You’ve been groggy with fatigue all day, but as soon as you go to bed you’re wide awake. For the first time all day, you’re fully alert.
Even though you were too tired to stand fully upright you went for a long walk after lunch to make sure you’d be physically as well as mentally tired when you went to bed. And you are – absolutely exhausted. But when you go to bed you toss & turn until eventually you give up & go downstairs again.
I wrote that more than two years ago. I’d slept badly for as long as I could remember – it was unusual for me not to feel drowsy, as if I was thinking through a fog. If ever I wanted to pull a sickie at secondary school, all I had to do was not put on my under-eye concealer in the morning and I’d get sent home immediately by a concerned teacher. I was always reluctant to get up, and always exhausted when I did.
Now, if that happens because you’ve been up all night partying and then had an early start, that’s just your body’s healthy reaction to fatigue. If it happens even though you spent nine hours in bed, because you spent so long trying but failing to go to sleep, and if that’s not the exception for you but the norm, then you’re into life-blighting territory.
Insomnia has affected me when life’s been stressful and when it’s been good; when I’ve set my own schedule and when I’ve had a timetable imposed by work; when I’ve been living on my own and when I’ve had flatmates; when I’ve taken daytime naps and when I haven’t; when I’ve been a couch potato and when I’ve been sporty.
I don’t know when I started sleeping badly, but I do remember that adults started commenting on the shadows under my eyes while I was still at primary school, and that when I was 13 or 14 I started using concealer every day to cover them up. I thought it was normal, the way kids do think that whatever they’re used to is the norm for everyone, but then I started to notice that at sleepovers and things I was always the last one to fall asleep, by a long shot. Later, at university, on evenings when I had an exam the next day and other people didn’t, I’d stay in and go to bed while they went out. It didn’t make any difference, though: I’d still be wide awake when they came home.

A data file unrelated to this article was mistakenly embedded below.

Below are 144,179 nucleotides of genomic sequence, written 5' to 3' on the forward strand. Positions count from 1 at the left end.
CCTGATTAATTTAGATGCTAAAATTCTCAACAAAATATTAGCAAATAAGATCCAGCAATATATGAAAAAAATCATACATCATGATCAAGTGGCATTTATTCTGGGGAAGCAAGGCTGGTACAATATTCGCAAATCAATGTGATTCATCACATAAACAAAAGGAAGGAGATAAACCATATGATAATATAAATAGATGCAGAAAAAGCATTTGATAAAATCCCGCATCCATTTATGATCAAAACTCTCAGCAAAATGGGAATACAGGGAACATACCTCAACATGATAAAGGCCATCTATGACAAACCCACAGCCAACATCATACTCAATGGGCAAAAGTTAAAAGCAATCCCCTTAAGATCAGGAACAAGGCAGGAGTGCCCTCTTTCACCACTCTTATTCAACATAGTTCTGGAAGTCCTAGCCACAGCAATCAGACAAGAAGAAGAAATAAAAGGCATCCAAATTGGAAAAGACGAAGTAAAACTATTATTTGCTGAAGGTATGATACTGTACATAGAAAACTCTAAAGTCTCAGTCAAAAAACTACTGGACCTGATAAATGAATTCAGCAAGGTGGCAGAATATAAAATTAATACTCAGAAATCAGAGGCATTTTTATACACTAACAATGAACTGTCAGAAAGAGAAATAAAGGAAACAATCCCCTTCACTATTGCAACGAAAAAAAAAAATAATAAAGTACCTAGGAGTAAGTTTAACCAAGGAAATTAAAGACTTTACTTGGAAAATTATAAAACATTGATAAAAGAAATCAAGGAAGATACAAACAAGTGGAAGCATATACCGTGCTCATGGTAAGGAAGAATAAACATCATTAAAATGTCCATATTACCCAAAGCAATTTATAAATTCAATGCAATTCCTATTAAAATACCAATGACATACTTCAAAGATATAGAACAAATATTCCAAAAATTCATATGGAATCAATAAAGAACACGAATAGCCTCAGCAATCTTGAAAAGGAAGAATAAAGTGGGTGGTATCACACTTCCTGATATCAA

In my teens and twenties, and well into my thirties, I thought it was something I couldn’t change. Finally, though, after three nights with a total of about 14 hours’ sleep, I was just so desperate I decided to try anyway.
So I started Googling, and reading, and watching documentaries and YouTube videos – I was after any information I could get. It came as a revelation to find out that one of the criteria for diagnosing insomnia was taking more than 30 minutes to fall asleep – I don’t think I’d ever fallen asleep in less than an hour without alcohol or a general anaesthetic, and usually it was more like an hour and a half.
The big question that even I ask when I think about my insomnia is why on earth I didn’t do something about it years before. But at first I thought that was how it was for everyone, and later I thought that was how it would always be for me. In a way it reminds me of people who are obese and think they can’t do anything about it because their bodies are just made that way: both they and I thought there was something innate and unusual about our bodies that caused our problems. To be fair, people with weight problems have often been told precisely that.
The point is, thank goodness, insomnia wasn’t inevitable for me and probably isn’t for the vast majority of people, either. I watched this programme (apparently no longer available), and bought this book, and the results have been fantastic, though not fast.
The reason I’m telling you this is that tackling insomnia has made a huge difference to my life, and if even one person who reads this decides to do something similar, I’ll be glad. If you can identify with this guy, I’m talking to you. Having insomnia is miserable, and long-term, and it doesn’t just go away by itself. Do something about it – you’ll be so glad you did.